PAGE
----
# The $n$-th derivative of the reciprocal of a function and a binomial identity

While I was looking for an answer to this MSE post in order to prove
\begin{align*}
\frac{d^n}{dx^n}\left(\frac{1}{1-e^{-x}}\right)=(-1)^n\sum_{j=1}^n{n\brace j}j!\frac{e^{-jx}}{\left(1-e^{-jx}\right)^{j+1}}\tag{1}
\end{align*}
with the numbers ${n\brace j}$ denoting the Stirling numbers of the second kind I considered the following formula of the reciprocal of the $n$-th derivative of a function which might be interesting by itself.

With $D_x:=\frac{d}{dx}$ the following relationship is valid according to (3.63) in H.W. Goulds Binomial Identities, vol. I

\begin{align*}
D_x^n\left(\frac{1}{f(x)}\right)=\sum_{j=0}^n(-1)^j\binom{n+1}{j+1}\frac{1}{\left(f(x)\right)^{j+1}}D_x^n\left(\left(f(x)\right)^j\right)
\end{align*}



Applying this formula to the function $f(x)=\frac{1}{1-e^{-x}}$ we obtain
\begin{align*}
D_x^n&\left(\frac{1}{1-e^{-x}}\right)\\
&=\sum_{j=0}^n(-1)^j\binom{n+1}{j+1}\frac{1}{\left(1-e^{-x}\right)^{j+1}}D_x^n\left(\left(1-e^{-x}\right)^j\right)\\
&=\sum_{j=0}^n\frac{(-1)^j}{\left(1-e^{-x}\right)^{j+1}}\binom{n+1}{j+1}D_x^n\left(\sum_{k=0}^j\binom{j}{k}(-1)^ke^{-kx}\right)\\
&=(-1)^n\sum_{j=0}^n\frac{(-1)^j}{\left(1-e^{-x}\right)^{j+1}}\binom{n+1}{j+1}\sum_{k=0}^j\binom{j}{k}(-1)^kk^ne^{-kx}\\
&=\frac{(-1)^n}{(1-e^{-x})^{n+1}}\sum_{j=1}^n(-1)^j\left(1-e^{-x}\right)^{n-j}\binom{n+1}{j+1}\sum_{k=1}^j\binom{j}{k}(-1)^kk^ne^{-kx}\tag{2}
\end{align*}

On the other hand with the identity ${n\brace j}=\frac{1}{j!}\sum_{k=0}^j(-1)^{j-k}\binom{j}{k}k^n$

we obtain from (1)
\begin{align*}
D_x^n&\left(\frac{1}{1-e^{-x}}\right)\\
&=(-1)^n\sum_{j=1}^n{n\brace j}j!\frac{e^{-jx}}{\left(1-e^{-jx}\right)^{j+1}}\\
&=(-1)^n\sum_{j=1}^n\frac{e^{-jx}}{\left(1-e^{-jx}\right)^{j+1}}\sum_{k=0}^j(-1)^{j-k}\binom{j}{k}k^n\\
&=\frac{(-1)^n}{(1-e^{-x})^{n+1}}\sum_{j=1}^n(-1)^je^{-jx}(1-e^{-x})^{n-j}\sum_{k=1}^j\binom{j}{k}(-1)^{k}k^n\tag{3}
\end{align*}

I have difficulties to prove the equality of (2) with (3). So putting $y=e^{-x}$ I would like to ask for a prove of the following relationship

Claim: The following is valid for $n\geq 1$ and $y\geq 0$.
\begin{align*}
\sum_{j=1}^n&(-1)^j\left(1-y\right)^{n-j}\binom{n+1}{j+1}\sum_{k=1}^j\binom{j}{k}(-1)^kk^ny^k\\
&=\sum_{j=1}^n(-1)^jy^j(1-y)^{n-j}\sum_{k=1}^j\binom{j}{k}(-1)^{k}k^n
\end{align*}

Please note I’m not interested in a proof by induction. I would like to see how to transform one side into the other, maybe with the help of generating functions.

#### Solutions Collecting From Web of "The $n$-th derivative of the reciprocal of a function and a binomial identity"

Extracting coefficients on $[y^m]$ where $0\le m\le n$ we see that we
have to prove that

$$\sum_{j=1}^n (-1)^j {n+1\choose j+1} \sum_{k=1}^j {j\choose k} (-1)^k k^n {n-j\choose m-k} (-1)^{m-k} \\ = \sum_{j=1}^n (-1)^j {n-j\choose m-j} (-1)^{m-j} \sum_{k=1}^n (-1)^{k} {j\choose k} k^n$$

or alternatively

$$\sum_{j=1}^n (-1)^j {n+1\choose j+1} \sum_{k=1}^j {j\choose k} k^n {n-j\choose m-k} = \sum_{j=1}^n {n-j\choose m-j} \sum_{k=1}^n (-1)^{k} {j\choose k} k^n.$$

Re-write this as follows:

$$\sum_{k=1}^n k^n \sum_{j=k}^n (-1)^j {n+1\choose j+1} {j\choose k} {n-j\choose m-k} = \sum_{k=1}^n k^n (-1)^k \sum_{j=1}^n {n-j\choose m-j} {j\choose k}.$$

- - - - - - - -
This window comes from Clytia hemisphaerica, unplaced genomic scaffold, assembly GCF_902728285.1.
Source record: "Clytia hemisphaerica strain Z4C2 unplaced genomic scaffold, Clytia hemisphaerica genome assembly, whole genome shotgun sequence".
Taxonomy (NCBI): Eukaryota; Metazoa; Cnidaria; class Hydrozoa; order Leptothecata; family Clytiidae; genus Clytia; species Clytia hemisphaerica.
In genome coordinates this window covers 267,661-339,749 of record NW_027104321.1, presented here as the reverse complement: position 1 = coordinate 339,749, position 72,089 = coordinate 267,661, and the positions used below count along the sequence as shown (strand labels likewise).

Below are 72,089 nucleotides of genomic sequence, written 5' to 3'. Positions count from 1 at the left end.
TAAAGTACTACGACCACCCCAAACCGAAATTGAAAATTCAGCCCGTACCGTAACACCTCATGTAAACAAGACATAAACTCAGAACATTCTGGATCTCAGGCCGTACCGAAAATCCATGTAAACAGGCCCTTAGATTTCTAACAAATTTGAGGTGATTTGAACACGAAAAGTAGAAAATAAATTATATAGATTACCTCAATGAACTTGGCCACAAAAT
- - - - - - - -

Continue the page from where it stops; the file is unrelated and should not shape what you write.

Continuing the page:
We have the claim if we can show that

$$\sum_{j=k}^n (-1)^j {n+1\choose j+1} {j\choose k} {n-j\choose m-k} = (-1)^k \sum_{j=1}^n {n-j\choose m-j} {j\choose k}.$$

For the LHS we introduce

$${j\choose k} = {j\choose j-k} = \frac{1}{2\pi i} \int_{|z|=\epsilon} \frac{1}{z^{j-k+1}} (1+z)^j \; dz$$

This has the property that it vanishes when $j\lt k$ including $j=-1$
so we may lower the index of the sum to $-1.$ We also introduce

$${n-j\choose m-k} = \frac{1}{2\pi i} \int_{|w|=\gamma} \frac{1}{w^{m-k+1}} (1+w)^{n-j} \; dw$$

and obtain

$$\frac{1}{2\pi i} \int_{|z|=\epsilon} z^{k-1} \frac{1}{2\pi i} \int_{|w|=\gamma} \frac{1}{w^{m-k+1}} (1+w)^{n} \\ \times \sum_{j=-1}^n {n+1\choose j+1} (-1)^j \frac{(1+z)^j}{z^j (1+w)^j} \; dw\; dz \\ = – \frac{1}{2\pi i} \int_{|z|=\epsilon} \frac{z^{k}}{1+z} \frac{1}{2\pi i} \int_{|w|=\gamma} \frac{1}{w^{m-k+1}} (1+w)^{n+1} \\ \times \sum_{j=-1}^n {n+1\choose j+1} (-1)^{j+1} \frac{(1+z)^{j+1}}{z^{j+1} (1+w)^{j+1}} \; dw\; dz \\ = – \frac{1}{2\pi i} \int_{|z|=\epsilon} \frac{z^{k}}{1+z} \frac{1}{2\pi i} \int_{|w|=\gamma} \frac{1}{w^{m-k+1}} (1+w)^{n+1} \\ \times \left(1-\frac{1+z}{z(1+w)}\right)^{n+1} \; dw\; dz \\ = – \frac{1}{2\pi i} \int_{|z|=\epsilon} \frac{1}{z^{n-k+1}} \frac{1}{1+z} \frac{1}{2\pi i} \int_{|w|=\gamma} \frac{1}{w^{m-k+1}} (wz-1)^{n+1} \; dw\; dz.$$

Extracting coefficients we find

$$- (-1)^{n+1-m+k} {n+1\choose m-k} \frac{1}{2\pi i} \int_{|z|=\epsilon} \frac{1}{z^{n-k+1}} \frac{1}{1+z} z^{m-k} \; dz \\ = (-1)^k {n+1\choose m-k}.$$

Observe that we didn’t use the differential in the integral which
means this also goes through using formal power series
only. Continuing with the RHS we find

$$(-1)^k \sum_{j=k}^n {n-j\choose m-j} {j\choose k} = (-1)^k \sum_{j=0}^{n-k} {n-k-j\choose m-k-j} {j+k\choose k}.$$

We introduce

$${n-k-j\choose m-k-j} = \frac{1}{2\pi i} \int_{|z|=\epsilon} \frac{1}{z^{m-k-j+1}} (1+z)^{n-k-j} \; dz$$

This vanishes when $j\gt m-k$ at some point at most at the upper index
(recall that $m\le n$). Hence we are justified in extending $j$ to
infinity and obtain

$$\frac{(-1)^k}{2\pi i} \int_{|z|=\epsilon} \frac{1}{z^{m-k+1}} (1+z)^{n-k} \sum_{j\ge 0} {j+k\choose k} \frac{z^j}{(1+z)^j} \; dz \\ = \frac{(-1)^k}{2\pi i} \int_{|z|=\epsilon} \frac{1}{z^{m-k+1}} (1+z)^{n-k} \frac{1}{(1-z/(1+z))^{k+1}} \; dz \\ = \frac{(-1)^k}{2\pi i} \int_{|z|=\epsilon} \frac{1}{z^{m-k+1}} (1+z)^{n+1} \frac{1}{(1+z-z)^{k+1}} \; dz = (-1)^k {n+1\choose m-k}.$$

We have shown that the coefficients on $k^n$ in the outer sum are
equal and hence so are the coefficients on $[y^m].$ This concludes the
argument.